Toadstools and Mushrooms in Turf
The presence of small brown toadstools or mushrooms in recently laid turf is not uncommon and should not be of too much concern. When turf is laid during the warmer months of the year, the additional water applied creates a moist humid micro-climate, one that is ideal for any fungal spores to grow. It is therefore not unusual to see small toadstools emerge within a few days of laying. Numbers can be quite significant initially and persist for a few weeks before usually disappearing.
Various species can occur, the most common is the "brown hay cap". It is worth bearing in mind that many species may be using decomposing materials such as old tree roots already present within the soil as a host and may not be associated with the turf at all.
Many varieties of mushrooms and toadstools are harmless. However, if you have concerns about them being poisonous, keep small children away from the area or mow on a daily basis until reproduction ceases. Mushrooms and toadstools contain a high percentage of water, therefore constantly destroying the stems and the dome should speed up their disappearance.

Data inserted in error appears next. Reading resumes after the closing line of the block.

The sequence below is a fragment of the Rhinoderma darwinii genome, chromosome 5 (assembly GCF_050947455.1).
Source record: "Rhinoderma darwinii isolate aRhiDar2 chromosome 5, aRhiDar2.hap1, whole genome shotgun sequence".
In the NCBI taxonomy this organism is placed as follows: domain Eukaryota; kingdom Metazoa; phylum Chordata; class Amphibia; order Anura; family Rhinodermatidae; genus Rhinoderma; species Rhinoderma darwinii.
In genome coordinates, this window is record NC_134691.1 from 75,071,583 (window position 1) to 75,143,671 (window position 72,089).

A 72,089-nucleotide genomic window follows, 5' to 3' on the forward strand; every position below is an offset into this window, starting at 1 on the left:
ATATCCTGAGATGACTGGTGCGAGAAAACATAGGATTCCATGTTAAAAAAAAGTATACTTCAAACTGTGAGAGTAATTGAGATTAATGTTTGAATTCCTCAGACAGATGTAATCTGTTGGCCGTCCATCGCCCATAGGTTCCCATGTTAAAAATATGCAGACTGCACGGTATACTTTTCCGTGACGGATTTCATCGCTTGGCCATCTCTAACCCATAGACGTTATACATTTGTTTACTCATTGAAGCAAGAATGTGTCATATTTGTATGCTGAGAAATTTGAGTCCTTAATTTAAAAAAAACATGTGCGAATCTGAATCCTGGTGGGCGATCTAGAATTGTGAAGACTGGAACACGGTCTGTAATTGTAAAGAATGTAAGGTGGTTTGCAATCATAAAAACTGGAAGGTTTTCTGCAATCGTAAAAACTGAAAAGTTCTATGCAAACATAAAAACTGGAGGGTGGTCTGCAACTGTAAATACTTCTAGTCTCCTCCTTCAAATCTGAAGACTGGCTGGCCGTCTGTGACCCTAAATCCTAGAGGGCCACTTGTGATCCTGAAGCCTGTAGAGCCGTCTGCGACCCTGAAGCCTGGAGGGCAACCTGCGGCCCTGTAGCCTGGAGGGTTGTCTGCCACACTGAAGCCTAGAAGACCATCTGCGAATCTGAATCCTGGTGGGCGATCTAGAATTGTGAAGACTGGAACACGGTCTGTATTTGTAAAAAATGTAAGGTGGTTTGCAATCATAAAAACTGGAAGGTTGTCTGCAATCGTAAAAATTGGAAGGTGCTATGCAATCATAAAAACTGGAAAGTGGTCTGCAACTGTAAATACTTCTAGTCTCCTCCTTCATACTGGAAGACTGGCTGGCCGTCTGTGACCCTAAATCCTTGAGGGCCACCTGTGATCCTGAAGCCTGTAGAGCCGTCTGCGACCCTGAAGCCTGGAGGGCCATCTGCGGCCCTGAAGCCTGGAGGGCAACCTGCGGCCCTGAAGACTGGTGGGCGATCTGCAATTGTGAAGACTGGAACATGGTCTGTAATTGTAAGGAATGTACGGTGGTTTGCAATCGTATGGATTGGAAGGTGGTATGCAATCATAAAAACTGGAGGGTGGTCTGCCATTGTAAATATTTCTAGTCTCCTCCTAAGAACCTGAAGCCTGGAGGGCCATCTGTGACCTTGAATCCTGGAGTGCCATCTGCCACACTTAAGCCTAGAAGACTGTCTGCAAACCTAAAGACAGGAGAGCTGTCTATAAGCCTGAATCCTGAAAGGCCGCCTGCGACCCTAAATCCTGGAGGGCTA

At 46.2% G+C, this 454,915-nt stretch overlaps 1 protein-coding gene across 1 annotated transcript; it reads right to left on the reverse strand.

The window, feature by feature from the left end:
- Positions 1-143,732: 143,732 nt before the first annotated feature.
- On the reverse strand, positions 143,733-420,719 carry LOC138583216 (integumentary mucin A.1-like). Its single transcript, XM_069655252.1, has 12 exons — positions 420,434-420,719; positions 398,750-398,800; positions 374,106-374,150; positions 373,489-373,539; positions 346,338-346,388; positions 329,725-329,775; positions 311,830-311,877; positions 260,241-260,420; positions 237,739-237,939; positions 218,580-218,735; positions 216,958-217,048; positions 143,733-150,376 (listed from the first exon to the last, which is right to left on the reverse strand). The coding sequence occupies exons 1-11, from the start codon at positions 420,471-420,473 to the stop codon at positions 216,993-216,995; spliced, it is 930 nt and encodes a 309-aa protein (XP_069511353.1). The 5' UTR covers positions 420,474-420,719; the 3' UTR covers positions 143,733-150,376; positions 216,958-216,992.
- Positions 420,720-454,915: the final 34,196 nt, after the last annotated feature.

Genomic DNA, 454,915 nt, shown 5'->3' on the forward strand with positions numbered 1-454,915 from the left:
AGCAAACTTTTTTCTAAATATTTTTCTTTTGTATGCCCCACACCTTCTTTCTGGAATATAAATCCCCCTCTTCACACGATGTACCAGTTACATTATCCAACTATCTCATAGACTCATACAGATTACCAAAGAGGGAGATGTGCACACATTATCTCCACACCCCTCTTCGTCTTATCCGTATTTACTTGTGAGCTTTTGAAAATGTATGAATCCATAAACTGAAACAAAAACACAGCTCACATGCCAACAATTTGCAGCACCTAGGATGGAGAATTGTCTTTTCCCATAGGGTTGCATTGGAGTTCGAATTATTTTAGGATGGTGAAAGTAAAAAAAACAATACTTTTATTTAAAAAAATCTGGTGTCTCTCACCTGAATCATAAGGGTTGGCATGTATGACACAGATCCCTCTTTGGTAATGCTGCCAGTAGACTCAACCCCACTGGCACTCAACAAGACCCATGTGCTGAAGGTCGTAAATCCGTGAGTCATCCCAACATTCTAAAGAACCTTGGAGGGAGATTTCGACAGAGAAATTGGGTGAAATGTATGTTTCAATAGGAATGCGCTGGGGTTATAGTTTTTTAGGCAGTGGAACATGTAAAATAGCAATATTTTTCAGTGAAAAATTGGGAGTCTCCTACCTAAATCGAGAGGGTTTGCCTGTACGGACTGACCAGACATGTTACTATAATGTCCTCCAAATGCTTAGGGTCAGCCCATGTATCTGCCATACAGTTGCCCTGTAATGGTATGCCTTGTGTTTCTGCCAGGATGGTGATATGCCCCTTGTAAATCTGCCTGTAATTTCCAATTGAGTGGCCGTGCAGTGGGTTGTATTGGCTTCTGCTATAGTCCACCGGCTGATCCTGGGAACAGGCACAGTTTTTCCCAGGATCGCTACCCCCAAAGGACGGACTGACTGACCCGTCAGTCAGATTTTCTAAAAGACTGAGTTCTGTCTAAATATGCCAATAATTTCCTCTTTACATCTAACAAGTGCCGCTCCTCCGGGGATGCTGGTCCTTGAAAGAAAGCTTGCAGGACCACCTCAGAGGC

In summary the small brown species encountered on newly laid turf should have no long term consequences and should not be confused with the toadstools associated with the more publicised "Fairy Ring" diseases which can pose more serious problems on existing well established lawns.